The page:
Photo courtesy of Monsters of Folk.com / The Collegian
The debut album by indie powerhouse â€œMonsters of Folkâ€, released Sept. 22 on Shangri-La Music, expands beyond the genre but fails to excite eardrums.
The bandâ€™s all-star lineup includes Portland, Ore. songster M.Ward, whoâ€™s also one half of cutesy-rock duo â€œShe & Himâ€ with actress Zooey Deschanel, Yim Yames, moniker of alternative-rock â€œMy Morning Jacketâ€™sâ€ lead singer Jim James and hailing from the band â€œBright Eyes,â€ singer/songwriter Conor Oberst and multi-instrumentalist producer Mike Mogis.
The self-titled album opens with its best track â€œDear God (Sincerely M.O.F.),â€ Propelled by Yamesâ€™ smooth, almost-too-high vocals and backed by the angelic tones of the harp, itâ€™s written as an open-ended letter to God.
â€œDear Godâ€™sâ€ lyrics include, â€œWell Iâ€™ve been thinking about, and Iâ€™ve been breaking it down, without an answer / I know Iâ€™m thinking aloud, but if your loveâ€™s still around, why do we suffer?â€
Unfortunately for the listener, none of the tracks that follow on â€œMonsters of Folk,â€ render the same response.
â€œSay Please,â€ the albumâ€™s satisfactory second song, breaks the quiet, melodic flow established by â€œDear Godâ€ with its annoying, insistent request for itâ€™s subject to â€œhold out your hand, darling / Say please.â€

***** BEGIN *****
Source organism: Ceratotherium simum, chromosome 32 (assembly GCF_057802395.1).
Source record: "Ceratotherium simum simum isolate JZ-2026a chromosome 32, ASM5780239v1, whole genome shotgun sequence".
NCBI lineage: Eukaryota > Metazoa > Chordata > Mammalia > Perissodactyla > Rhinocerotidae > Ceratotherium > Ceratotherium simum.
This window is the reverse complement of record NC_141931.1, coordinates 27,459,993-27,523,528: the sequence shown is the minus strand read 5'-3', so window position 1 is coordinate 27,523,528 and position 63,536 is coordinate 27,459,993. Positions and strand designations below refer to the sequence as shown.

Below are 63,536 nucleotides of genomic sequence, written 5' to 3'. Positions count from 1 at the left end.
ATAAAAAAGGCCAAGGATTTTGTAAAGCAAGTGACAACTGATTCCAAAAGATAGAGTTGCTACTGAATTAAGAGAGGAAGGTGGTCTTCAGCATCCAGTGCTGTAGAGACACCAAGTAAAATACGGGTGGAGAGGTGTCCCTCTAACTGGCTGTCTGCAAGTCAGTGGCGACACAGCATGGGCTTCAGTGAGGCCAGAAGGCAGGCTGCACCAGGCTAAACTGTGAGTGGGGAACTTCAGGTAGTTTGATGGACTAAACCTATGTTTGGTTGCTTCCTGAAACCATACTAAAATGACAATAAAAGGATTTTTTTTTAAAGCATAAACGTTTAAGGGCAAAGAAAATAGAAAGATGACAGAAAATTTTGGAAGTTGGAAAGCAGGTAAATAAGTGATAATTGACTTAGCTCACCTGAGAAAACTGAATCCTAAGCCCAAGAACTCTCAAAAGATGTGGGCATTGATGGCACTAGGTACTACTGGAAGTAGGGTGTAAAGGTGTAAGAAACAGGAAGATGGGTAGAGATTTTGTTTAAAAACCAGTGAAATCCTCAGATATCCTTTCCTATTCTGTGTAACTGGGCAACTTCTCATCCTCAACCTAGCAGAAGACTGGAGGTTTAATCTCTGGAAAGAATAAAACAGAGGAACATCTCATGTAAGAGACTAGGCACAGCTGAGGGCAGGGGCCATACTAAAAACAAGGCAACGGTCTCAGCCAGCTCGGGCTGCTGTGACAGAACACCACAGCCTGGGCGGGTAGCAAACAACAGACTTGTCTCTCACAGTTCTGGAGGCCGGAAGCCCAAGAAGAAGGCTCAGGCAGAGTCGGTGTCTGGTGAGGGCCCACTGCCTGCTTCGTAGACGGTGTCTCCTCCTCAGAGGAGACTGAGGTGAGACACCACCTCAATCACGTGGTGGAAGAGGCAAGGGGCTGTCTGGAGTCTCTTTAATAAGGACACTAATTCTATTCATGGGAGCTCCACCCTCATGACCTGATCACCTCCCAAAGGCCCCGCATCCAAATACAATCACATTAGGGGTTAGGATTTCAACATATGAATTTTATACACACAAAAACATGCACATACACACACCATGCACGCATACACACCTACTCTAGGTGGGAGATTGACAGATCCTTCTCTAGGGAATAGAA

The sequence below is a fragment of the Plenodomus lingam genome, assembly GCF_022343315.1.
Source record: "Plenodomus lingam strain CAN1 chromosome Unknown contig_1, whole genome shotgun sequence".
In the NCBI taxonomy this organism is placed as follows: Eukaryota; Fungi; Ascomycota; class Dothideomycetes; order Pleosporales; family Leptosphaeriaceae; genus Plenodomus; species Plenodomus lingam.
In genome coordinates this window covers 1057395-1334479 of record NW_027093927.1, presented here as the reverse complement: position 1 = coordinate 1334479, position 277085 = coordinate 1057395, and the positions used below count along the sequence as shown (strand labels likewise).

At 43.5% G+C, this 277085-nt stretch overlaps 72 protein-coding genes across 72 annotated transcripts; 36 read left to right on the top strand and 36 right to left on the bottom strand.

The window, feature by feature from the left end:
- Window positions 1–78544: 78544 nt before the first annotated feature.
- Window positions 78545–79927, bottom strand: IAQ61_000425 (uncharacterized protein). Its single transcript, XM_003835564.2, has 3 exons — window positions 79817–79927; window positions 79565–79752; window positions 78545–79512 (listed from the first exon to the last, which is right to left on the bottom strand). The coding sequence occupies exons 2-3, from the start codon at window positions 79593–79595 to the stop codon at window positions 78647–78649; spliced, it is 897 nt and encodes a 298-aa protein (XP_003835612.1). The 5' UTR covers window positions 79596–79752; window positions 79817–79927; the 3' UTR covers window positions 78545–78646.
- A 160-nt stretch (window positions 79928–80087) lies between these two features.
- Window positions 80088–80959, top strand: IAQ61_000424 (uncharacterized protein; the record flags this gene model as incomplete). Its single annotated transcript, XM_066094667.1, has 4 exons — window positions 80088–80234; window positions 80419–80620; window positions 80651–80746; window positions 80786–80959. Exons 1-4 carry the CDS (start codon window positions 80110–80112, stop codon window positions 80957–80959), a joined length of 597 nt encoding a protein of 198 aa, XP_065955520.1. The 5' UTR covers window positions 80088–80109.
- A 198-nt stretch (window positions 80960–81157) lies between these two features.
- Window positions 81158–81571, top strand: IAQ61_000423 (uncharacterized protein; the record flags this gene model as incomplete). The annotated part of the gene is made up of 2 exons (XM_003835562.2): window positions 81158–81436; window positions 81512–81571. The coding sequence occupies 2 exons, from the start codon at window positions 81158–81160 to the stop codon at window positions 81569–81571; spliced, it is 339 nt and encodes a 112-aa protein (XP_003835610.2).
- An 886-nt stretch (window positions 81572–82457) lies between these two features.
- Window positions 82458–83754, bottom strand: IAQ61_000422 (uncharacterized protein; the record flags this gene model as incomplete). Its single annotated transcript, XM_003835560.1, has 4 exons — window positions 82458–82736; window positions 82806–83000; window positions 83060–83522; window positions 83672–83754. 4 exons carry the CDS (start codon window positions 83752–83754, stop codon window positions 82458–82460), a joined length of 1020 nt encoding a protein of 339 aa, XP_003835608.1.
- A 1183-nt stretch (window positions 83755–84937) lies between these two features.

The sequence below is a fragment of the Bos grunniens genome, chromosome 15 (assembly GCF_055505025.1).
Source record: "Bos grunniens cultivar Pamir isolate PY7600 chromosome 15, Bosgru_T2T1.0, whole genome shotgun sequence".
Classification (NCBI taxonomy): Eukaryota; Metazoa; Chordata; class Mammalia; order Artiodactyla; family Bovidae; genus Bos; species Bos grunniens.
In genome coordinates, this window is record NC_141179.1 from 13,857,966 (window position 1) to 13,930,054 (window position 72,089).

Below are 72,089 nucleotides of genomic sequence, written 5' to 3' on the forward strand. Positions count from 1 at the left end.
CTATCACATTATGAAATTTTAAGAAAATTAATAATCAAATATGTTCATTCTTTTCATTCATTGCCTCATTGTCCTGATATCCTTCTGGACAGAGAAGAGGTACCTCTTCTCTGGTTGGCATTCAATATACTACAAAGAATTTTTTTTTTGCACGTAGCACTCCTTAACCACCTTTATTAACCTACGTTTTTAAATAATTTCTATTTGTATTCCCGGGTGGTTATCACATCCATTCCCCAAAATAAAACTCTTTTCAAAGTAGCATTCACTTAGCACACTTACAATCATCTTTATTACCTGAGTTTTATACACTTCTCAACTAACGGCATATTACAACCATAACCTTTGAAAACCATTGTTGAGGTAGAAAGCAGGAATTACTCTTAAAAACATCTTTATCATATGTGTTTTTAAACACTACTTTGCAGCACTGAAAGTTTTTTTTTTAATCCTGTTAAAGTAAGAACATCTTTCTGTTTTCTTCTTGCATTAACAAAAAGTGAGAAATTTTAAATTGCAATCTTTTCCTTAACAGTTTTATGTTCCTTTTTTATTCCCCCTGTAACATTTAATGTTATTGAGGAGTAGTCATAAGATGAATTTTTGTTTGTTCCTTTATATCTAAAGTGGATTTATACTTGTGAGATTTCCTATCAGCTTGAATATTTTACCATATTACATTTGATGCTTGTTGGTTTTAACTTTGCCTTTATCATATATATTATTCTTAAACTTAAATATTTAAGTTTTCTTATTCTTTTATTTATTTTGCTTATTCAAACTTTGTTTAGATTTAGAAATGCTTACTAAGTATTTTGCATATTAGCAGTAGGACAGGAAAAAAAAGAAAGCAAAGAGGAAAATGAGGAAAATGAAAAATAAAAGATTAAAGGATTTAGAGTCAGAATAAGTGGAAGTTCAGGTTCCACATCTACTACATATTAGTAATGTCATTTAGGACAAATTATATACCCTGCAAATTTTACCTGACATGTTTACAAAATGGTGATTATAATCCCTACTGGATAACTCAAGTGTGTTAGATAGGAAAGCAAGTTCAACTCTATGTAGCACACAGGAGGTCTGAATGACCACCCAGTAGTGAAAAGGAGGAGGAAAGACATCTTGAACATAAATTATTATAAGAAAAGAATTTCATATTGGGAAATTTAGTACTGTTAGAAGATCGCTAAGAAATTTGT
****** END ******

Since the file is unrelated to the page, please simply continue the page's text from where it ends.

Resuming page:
Itâ€™s when the songs get louder that the album suffers. Weighed down by lazy lyricism, too many tracks on â€œMonsters of Folkâ€ rely on repetition. Oberst sings in his quivery voice, â€œDonâ€™t ever buy nothing from a man named truth,â€ three times in a four-sentence chorus on the rustic, guitar-plucking â€œMan Named Truth.â€
Similarly, â€œThe Right Placeâ€ finds Yames singing the throwaway lyrics â€œI needed you like you needed me / People, they need piano keys.â€
The album isnâ€™t all bad. The sound is stellar, with all four members playing every instrument featured.
The prizes of the disc lie in the quieter songs. â€œSlow Down Joâ€ takes its own advice, starting with a hushed acoustic guitar and building off of Wardâ€™s mellow crooning to incorporate the harmonies of the entire group. Penned as an instructional manual to a friend whoâ€™s living life too hard and accompanied by the surprising sound of a steel drum, the song is a success.
â€œIt ainâ€™t by poking out your eyes, when you see something you donâ€™t like / Even your mama said she donâ€™t want to see you spent at 25 / So come on Jo stay alive.â€
The albumâ€™s fourth track, â€œTemazcal,â€ seasoned with haunting echoes and story-telling verses stands out among the rest of the songs. â€œLove we made at gunpoint wasnâ€™t love at all / the dancing in the valley, the moons, the mirrored ball / blew open my mind, now itâ€™s an empty room.â€
There are great songs on â€œMonsters of Folk,â€ just too few of them. The album is comprised of adequate tracks more than standout tunes and when listened to in its entirety, it fades into the background.